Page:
We’re living in tough financial times. People worldwide have either lost their jobs, or have had to restructure their budgets to accommodate significant financial loss. Its no different in the nursery business. Wholesale and retail nurseries face the problem of how to maintain viability in what is generally considered a business dependent upon the non-essential. When it comes to scaling down personal budgets to food, shelter, transportation and clothing, purchasing plant material simply doesn’t factor into the equation.
If we section out the gardening community, the problem remains the same. Unfortunately the very activity that brings some relief from the belt tightening and austerity…is gardening! Even if we maintain the gardens we have, we cannot add to them, nor can we replace what we lose if we’re strapped for cash and are restricted to only the essentials for living. Therein lies the dilemma for both the industry and the individual hobbyist gardener. How can the industry maintain interest and viability, and how can gardeners either add to their collections, replace what they’ve lost or try growing something new?
The answer is “plant welfare.” Gardeners sharing with other gardeners on a mass scale. We’ve all shared our plants at some time or another, but sharing has greater significance now. While some of us discuss plants we’ve purchased and added to our gardens, others from our community are sitting on the sidelines watching. They’re making choices between food, shelter, clothes for the kids, transportation, medicine, insurance, the list goes on. They’re missing out on the thrill of opening that Priority Mail box, and the pleasure of anticipating a new plant friend. At The Plant Exchange, we know getting new plants is good medicine, that getting new plants keeps you involved in the community and looking forward to the awesome, good feelings new flowers elicit. Trying one’s hand at growing new kinds of plants or continuing a hybridizing program shouldn’t come to a halt, because a member of our community has met with disaster or is cash poor.
What’s It All About?
The concept of The Plants Exchange is simple: you offer a plant for free, you are paid the cost of postage, you ship the plant. Done deed. Membership is free. Ads are free. There is NO SELLING EVER! If you see a plant you want, you pay shipping and you get the plant. We have a “Wants List” as well. If you need a particular plant, you may post a free ad requesting that plant. The site has a searchable database as well. Type in your plant, and the site search feature lets you know whether the plant is listed. If it isn’t, add it to your wants list! We were going to start the site off with one kind of plant – Brugs, but the growing membership wanted more plants. So, we now have Amaryllis and Hibiscus listed along with a new “Food” category. Send a berry plant or a fig tree to a plant pal. Feed the world. Soon, Passiflora, Hosta and Daylily will be added. In time, we’ll add whatever the membership wants to add. Offerings and ads are divided into two categories, “Domestic” (within the United States) and “Foreign” (everywhere else). We want to take this concept world-wide!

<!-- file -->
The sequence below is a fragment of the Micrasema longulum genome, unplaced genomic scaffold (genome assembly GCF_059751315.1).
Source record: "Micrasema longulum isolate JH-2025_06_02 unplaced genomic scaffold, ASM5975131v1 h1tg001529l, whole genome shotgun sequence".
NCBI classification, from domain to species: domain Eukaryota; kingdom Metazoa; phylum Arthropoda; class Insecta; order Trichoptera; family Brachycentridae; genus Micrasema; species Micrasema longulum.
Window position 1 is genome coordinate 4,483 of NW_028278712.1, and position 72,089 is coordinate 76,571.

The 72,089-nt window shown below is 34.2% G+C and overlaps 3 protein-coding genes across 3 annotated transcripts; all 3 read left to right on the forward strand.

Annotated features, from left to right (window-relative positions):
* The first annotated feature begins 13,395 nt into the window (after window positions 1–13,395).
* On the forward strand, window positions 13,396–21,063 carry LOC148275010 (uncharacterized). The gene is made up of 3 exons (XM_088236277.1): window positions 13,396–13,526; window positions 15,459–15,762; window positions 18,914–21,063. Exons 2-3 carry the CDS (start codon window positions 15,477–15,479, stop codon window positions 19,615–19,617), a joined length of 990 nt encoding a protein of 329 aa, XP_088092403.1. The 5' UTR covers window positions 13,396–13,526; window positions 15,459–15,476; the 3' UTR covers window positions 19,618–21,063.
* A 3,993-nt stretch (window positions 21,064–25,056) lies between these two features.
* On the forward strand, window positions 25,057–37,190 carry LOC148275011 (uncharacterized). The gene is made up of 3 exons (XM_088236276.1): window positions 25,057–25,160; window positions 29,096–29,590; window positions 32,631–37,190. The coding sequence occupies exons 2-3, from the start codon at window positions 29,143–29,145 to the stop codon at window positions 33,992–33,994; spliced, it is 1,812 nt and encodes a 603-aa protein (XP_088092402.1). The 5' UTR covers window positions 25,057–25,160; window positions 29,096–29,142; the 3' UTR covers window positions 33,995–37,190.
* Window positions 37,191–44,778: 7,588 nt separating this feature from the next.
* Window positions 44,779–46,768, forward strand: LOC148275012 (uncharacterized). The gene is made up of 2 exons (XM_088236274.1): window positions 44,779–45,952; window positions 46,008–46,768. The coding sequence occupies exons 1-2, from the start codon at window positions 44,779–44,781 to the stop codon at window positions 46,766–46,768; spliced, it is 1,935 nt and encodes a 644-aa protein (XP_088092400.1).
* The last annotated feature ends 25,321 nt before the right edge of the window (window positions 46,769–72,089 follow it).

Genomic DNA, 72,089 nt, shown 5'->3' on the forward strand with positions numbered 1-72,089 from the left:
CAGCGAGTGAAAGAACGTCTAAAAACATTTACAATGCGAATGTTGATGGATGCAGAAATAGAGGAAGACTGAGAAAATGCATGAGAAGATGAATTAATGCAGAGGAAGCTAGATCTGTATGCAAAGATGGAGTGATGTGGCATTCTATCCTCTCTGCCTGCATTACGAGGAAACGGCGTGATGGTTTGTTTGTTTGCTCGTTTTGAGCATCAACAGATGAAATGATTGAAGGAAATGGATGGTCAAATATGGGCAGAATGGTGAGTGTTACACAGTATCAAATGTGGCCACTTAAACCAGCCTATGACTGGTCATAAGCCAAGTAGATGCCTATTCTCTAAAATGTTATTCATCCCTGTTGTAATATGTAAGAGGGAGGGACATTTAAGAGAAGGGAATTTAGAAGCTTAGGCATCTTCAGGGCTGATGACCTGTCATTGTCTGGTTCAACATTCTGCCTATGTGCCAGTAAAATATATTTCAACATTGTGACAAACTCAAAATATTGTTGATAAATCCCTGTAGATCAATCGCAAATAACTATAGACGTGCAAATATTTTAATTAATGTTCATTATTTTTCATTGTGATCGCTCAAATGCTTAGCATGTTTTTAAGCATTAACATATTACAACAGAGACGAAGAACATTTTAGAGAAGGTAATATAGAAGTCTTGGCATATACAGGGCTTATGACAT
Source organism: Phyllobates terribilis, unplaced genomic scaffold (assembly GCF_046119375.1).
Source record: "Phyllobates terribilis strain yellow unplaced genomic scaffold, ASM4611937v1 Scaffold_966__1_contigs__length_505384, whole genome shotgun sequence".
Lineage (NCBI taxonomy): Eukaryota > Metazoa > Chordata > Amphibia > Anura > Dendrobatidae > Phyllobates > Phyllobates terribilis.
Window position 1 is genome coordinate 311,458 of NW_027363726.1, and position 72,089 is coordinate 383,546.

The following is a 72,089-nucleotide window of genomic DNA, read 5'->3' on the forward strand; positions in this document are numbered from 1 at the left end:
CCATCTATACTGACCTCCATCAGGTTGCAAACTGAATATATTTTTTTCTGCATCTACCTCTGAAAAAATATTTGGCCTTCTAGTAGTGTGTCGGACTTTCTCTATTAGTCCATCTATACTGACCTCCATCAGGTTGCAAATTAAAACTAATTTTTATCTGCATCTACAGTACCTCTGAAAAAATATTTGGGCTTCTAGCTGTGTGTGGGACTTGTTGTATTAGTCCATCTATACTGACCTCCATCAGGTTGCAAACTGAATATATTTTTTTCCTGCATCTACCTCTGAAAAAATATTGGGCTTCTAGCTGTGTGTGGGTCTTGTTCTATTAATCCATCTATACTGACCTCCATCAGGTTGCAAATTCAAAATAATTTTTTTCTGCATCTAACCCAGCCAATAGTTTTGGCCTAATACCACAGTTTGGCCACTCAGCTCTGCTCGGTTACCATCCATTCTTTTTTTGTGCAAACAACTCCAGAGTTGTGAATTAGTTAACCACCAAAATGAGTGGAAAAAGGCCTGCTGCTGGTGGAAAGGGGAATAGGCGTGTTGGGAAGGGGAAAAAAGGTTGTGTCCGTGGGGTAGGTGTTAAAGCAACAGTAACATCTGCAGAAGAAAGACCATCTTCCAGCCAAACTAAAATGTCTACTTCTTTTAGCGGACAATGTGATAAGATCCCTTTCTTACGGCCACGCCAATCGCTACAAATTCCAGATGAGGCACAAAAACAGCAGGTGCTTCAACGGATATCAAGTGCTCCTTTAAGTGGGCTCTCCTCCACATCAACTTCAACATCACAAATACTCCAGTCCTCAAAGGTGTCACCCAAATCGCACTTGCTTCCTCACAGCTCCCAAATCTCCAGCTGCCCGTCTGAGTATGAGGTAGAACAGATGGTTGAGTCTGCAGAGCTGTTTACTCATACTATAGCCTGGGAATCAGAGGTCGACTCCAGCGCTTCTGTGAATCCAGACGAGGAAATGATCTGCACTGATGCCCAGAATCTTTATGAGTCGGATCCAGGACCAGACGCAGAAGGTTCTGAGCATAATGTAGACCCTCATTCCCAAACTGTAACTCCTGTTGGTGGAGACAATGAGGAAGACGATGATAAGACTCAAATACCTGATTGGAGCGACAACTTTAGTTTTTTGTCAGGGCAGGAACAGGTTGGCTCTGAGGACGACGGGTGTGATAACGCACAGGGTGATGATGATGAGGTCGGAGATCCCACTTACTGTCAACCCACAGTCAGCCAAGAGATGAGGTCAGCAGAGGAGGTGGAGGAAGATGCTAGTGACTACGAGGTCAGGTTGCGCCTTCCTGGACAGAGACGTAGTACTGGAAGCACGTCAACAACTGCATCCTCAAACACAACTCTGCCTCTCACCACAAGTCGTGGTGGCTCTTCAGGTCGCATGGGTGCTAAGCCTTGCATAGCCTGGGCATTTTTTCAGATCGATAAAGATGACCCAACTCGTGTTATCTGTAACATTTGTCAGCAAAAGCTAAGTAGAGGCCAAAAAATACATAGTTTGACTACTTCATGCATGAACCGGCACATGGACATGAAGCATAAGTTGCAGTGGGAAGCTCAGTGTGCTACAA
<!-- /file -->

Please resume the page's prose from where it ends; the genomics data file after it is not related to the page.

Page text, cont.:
I’m a business, and this concept will put me out of business!
Not really. We aren’t going to list every plant on the planet, nor is every cultivar within a plant family going to be listed. We are offering opportunities for people to find specific plants, but we’re also offering an opportunity for gardeners to try growing new kinds of plants without any financial risk. THAT is good for business in the long haul. We want to keep gardeners gardening, not allow them to give it up simply because they can’t afford plants. We know there are a lot of small nurseries and individual growers that form the backbone of the community. We need those businesses thriving with gardeners who are still actively interested in growing plants. With all of this in mind, when we reach 100 members, we’re going to invite as many online garden retailers as possible to contribute five free plants in return for a link from each free ad back to their sites. By participating in the program, those retailers achieve two important things: they show compassion and concern for the community they depend on for their livelihood, and they get the chance to be remembered for it via future purchases. Personally, I would rather buy from a retailer showing genuine concern for the community, than one without the vision to see the benefits of participation. Give me a plant today, and I will buy from you when I am able. You can’t buy that kind of retail insurance. It is heart to heart and will resonate. Patience and the determination to see this program through, will benefit everyone.
What Else Do You Have For Me?
We’re planning contests and awards of quality plants either from member donors or participating businesses. We’re researching other programs to benefit the community as a whole. The more members we encourage to join the program, the more offerings there will be. We’re hoping to have a full buffet of plants by spring of 2012.
OK. I’m Sold. How Do I Get Involved?
Go to – The Plants Exchange website: http://www.theplantsexchange.com and register. After registration you will be contacted and assigned a personal password. After that, have a ball. Post your offerings and wants lists, search the database. You can also visit our Facebook forum to offer suggestions, catch up on news or schmooze with your plant pals. You may also find us on Twitter: http://www.twitter.com/PlantsExchange
We look forward to your participation. Whether you offer or receive plants, we’re glad you’re with us and continuing to garden against all odds.